Caroline Norbury on the creative crisis caused by Covid-19

The CEO of Creative England and the Creative Industries Federation talks to us about the disciplines worst hit by the Covid-19 crisis, why the system has never fit the creative sector, and why we need to address the present before heading into the future

The last few months have presented the world with a health crisis like no other, and has left a tragic path of destruction in its wake that many countries are still battling. Beyond the obvious tragedy that has cost hundreds of thousands of lives, the Covid-19 pandemic has also upturned lives and, for many, livelihoods – particularly in the creative industries, which are prone to slipping through the cracks of support at the best of times.

The Creative Industries Federation (CIF) recently sent an open letter to ­­the government on behalf of creatives around the UK, urging action to help support the industries with emergency funding. Despite furloughing schemes and a wealth of creative organisations offering their own sources of funding, creatives are still falling through the gaps.

A regular publisher of research on the creative industries, CIF recently released figures from surveys indicating that 60% of creative freelancers in the UK expect to lose half of their revenue in 2020. Already, half of them – who in turn make up a third of the creative industries – have lost all of their work due to Covid-19.

The creative industries cover a broad array of disciplines, and some are more vulnerable than others. “The most impacted at the moment are obviously those who are reliant on ticketing and footfall and venues,” says Caroline Norbury, CEO of both CIF and Creative England. “When your business model relies on having lots and lots of people packed in very closely together, there’s going to need to be a different sort of approach to coming out of lockdown for theatre compared to an art gallery or a museum. We’re seeing a real spectrum of winners and losers here. Mainly everyone’s a loser.”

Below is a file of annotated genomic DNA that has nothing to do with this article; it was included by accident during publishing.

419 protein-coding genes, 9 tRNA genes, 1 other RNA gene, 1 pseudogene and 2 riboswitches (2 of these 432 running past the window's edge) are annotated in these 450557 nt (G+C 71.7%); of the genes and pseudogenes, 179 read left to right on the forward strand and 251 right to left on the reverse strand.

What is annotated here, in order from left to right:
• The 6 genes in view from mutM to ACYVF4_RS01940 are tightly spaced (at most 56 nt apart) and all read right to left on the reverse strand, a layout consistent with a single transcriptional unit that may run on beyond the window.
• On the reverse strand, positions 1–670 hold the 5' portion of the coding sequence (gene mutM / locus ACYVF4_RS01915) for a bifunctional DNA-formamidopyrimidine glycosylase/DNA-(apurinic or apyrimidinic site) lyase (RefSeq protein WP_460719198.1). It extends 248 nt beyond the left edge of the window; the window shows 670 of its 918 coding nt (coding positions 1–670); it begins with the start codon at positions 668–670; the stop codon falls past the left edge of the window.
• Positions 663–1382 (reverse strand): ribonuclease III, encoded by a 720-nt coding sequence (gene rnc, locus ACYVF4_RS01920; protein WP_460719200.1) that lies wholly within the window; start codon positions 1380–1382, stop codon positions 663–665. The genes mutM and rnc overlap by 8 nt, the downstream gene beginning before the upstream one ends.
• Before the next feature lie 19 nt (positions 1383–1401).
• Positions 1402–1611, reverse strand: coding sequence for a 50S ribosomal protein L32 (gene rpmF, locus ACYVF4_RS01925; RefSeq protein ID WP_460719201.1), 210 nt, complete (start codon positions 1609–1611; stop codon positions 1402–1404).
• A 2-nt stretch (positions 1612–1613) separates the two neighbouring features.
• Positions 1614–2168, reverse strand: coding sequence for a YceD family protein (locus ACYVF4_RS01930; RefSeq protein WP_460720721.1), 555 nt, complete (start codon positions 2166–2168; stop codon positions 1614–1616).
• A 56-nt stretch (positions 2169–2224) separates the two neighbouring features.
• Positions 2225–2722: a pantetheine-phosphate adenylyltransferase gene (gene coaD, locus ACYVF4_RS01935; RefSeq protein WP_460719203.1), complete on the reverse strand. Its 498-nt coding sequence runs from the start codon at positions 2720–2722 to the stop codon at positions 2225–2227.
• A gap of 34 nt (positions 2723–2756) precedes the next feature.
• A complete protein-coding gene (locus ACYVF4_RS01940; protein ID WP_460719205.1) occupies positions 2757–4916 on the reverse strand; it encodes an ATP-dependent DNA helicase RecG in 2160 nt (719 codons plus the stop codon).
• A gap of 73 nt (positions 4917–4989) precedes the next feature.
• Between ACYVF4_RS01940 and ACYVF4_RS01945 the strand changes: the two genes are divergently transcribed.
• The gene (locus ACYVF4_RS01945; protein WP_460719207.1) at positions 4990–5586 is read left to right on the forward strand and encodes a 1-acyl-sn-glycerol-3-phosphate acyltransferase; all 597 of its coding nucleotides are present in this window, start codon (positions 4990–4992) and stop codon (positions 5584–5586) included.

The corners of the industry in a stronger position involve “people whose businesses are inherently digital”, Norbury highlights, pointing to the gaming industry in particular where revenues are rising in some cases.

Yet damage is still being done across the industries, irrespective of the discipline. Advertising spending has dropped off significantly, a vital source of income for many creative businesses – particularly those who don’t have a model reliant on ticket sales. Meanwhile surveys have shown that young people and those new to the industry are “disproportionately affected” across the board. On top of that, Nobury signals the impending impact of that seemingly long-forgotten topic – Brexit – and “the big change that’s going to come to the UK system, because all of these businesses and industries rely on great new fresh talent coming into the industry and an international workforce.”